The Spurs’ defense continued it’s downward trajectory in their Wednesday night loss to the also struggling Wizards. Neither team could do much to slow down the other, resulting in 138-132 shootout that did wonders for both teams’ offensive ratings, but dropped the Spurs to 28th in defense, per Cleaning the Glass.
Though it’s fair to point out that the Wizards’ 60% shooting from three had more to do with their output than any single breakdown on the Spurs’ part, it’s also important to note that just one or two more good defensive possessions could have turned this loss into a victory. For a team that came into this game on a 6 game slide, it’s difficult to imagine how they wouldn’t be firing on all cylinders for the full 48, but that was clearly the case.
With Derrick White out, the team resorted to more offensively oriented lineups for most of the game, choosing to start Patty Mills and move Dejounte Murray to the bench. DeMar DeRozan led the team in minutes, at 39, with Bryn Forbes playing the 2nd most minutes, at 32, and Patty the 4th most, at 30. All three are limited defenders, though their physical limitations aren’t crippling when they put forth effort on every play.
For Patty and Bryn, that’s rarely an issue. Both get beat, isolated in a mismatch, or find themselves unable to effectively contest a shot by a larger player multiple times a game. It is what it is. They fight as hard as they can, but their individual ceilings just aren’t that high. For most of each game, the same can be said of DeMar. He just lacks the lateral quickness and anticipation necessary to be a good wing defender.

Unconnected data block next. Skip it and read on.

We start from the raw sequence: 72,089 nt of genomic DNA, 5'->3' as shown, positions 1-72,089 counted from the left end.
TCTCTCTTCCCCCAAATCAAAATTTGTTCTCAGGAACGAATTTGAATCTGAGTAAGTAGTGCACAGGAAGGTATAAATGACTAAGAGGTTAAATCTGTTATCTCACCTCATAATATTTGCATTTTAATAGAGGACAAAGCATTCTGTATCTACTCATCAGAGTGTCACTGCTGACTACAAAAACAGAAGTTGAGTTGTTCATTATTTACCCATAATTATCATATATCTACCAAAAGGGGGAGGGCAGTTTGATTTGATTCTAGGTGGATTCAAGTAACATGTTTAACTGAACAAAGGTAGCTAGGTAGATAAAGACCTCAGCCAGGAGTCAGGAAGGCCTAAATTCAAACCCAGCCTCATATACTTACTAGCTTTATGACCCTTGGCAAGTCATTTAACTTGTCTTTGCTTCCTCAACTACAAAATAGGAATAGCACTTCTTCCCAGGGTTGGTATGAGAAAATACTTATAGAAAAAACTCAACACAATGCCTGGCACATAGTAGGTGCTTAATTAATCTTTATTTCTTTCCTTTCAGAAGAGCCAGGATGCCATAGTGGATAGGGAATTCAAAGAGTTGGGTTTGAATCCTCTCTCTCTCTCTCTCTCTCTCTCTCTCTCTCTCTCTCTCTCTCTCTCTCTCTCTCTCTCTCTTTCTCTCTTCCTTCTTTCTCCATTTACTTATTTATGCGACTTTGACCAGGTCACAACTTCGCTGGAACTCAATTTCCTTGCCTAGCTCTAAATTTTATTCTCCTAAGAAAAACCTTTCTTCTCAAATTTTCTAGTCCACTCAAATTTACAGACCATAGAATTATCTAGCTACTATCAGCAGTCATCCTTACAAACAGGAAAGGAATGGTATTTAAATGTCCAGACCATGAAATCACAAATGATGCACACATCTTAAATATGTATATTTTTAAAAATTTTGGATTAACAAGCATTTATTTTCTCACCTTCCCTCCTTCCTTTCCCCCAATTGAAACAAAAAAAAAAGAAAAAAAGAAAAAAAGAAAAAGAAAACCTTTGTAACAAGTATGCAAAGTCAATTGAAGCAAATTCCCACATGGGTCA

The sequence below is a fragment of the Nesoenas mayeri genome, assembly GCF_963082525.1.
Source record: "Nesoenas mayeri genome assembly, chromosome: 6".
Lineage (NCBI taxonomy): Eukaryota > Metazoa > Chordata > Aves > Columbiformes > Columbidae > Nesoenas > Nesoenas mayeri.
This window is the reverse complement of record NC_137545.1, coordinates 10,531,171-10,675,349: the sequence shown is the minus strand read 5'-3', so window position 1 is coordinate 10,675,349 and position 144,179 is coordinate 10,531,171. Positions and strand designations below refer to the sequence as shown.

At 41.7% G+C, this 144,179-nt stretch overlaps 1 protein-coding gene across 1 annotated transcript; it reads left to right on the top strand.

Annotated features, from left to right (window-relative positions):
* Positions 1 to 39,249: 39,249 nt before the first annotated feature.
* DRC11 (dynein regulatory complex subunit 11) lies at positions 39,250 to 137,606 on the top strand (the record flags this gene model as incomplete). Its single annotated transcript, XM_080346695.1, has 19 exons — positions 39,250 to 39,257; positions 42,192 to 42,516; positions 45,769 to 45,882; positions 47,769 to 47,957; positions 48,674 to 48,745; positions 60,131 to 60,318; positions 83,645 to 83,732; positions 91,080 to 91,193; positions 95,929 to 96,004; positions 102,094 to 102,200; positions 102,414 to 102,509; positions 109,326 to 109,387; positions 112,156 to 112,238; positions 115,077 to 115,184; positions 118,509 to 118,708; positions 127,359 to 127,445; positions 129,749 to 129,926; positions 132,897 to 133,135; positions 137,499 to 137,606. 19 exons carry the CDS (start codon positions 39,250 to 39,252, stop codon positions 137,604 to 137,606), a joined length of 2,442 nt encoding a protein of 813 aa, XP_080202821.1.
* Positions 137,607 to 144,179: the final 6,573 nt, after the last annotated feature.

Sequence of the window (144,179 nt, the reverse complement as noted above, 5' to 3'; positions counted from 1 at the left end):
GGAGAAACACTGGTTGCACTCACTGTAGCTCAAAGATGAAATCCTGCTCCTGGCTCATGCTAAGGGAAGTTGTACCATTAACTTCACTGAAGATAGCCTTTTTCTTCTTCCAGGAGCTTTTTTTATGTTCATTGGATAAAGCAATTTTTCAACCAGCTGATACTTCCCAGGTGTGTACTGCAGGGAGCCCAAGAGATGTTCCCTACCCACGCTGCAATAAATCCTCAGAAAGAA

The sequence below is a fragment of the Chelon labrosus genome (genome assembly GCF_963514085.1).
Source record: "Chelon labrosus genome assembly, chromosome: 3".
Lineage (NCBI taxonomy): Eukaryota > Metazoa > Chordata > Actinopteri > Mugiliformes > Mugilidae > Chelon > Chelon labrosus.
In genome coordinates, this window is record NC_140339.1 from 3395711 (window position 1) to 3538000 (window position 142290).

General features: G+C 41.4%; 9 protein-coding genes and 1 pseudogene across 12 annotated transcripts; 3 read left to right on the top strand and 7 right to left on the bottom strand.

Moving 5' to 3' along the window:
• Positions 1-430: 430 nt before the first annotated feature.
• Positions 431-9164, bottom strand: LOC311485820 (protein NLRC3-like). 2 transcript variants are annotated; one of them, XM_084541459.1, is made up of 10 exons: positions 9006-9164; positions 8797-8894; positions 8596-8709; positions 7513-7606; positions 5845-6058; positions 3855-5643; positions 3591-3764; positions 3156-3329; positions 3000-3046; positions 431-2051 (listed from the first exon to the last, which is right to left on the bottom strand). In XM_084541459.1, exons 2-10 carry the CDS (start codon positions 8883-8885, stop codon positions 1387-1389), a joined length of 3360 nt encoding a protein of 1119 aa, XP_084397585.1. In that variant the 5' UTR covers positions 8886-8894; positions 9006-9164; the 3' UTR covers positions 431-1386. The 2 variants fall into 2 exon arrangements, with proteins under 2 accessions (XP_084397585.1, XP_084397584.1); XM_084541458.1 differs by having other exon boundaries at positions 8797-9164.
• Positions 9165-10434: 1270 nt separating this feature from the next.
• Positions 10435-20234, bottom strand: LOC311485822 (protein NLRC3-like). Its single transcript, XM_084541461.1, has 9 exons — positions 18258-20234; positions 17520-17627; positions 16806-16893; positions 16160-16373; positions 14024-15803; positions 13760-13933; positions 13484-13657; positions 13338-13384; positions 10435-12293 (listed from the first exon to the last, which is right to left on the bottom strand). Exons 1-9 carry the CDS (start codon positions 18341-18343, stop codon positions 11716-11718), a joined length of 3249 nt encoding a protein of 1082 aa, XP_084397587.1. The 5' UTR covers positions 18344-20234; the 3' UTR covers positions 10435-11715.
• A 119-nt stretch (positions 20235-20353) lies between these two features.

In and of itself, that’s not the end of the world, especially when the team can avoid playing them together. But sometimes, it doesn’t even look like DeMar’s trying. Watch how easily the Wizards screen him out of this play.
That’s a critical play with less than a minute and a half left in what will go on to be the team’s 7th consecutive loss. They’re down by 7 and desperately need a stop if they want to mount a comeback. But once Bradley Beal takes the handoff from Rui Hachimura, the Wizards are essentially playing 5 on 4. DeMar’s way too far behind the drive to affect anything and only Rudy Gay’s timely help forces Beal to attempt a difficult reverse layup that just rolls out.
More than that, LaMarcus Aldridge immediately leaves Moritz Wagner to pick up Hachimura on the roll because it’s clear DeMar hasn’t stayed attached and the Wizards’ power forward has a free run to the rim. As DeMar jogs behind the play, Wagner, who was 3 of 4 from three on the night, pops to the top of the key and doesn’t have a defender within 15 feet of him when Beal puts the ball up on the glass.
The ball rolled out, though, and DeMar was there for the rebound. He ran it up court and attacked immediately, drawing a shooting foul and a pair of free throws that would close the gap to 5, but gave those 2 points back with a foul of his own just 9 seconds later. That, in essence, is what you get with DeMar.
He can be a one-man offense at times, and his impact on the team’s offensive efficiency since his arrival can’t be denied. But he’s also a one-man offense for the other team, providing a relatively consistent source of easy buckets whenever he’s not fully locked in, which seems to happen at the most inopportune times. It’s possible to paper over that weakness with strong defenders everywhere else on the court, as the Raptors did for years, but the Spurs haven’t had that luxury so far in his stint in San Antonio.
They could soon, with the pairing of Dejounte and Derrick. Perhaps those two together will be enough to give the team a viable defense. But if you have to play two All-Defensive Team caliber guards just to offset a liability on the wing, what do you really have?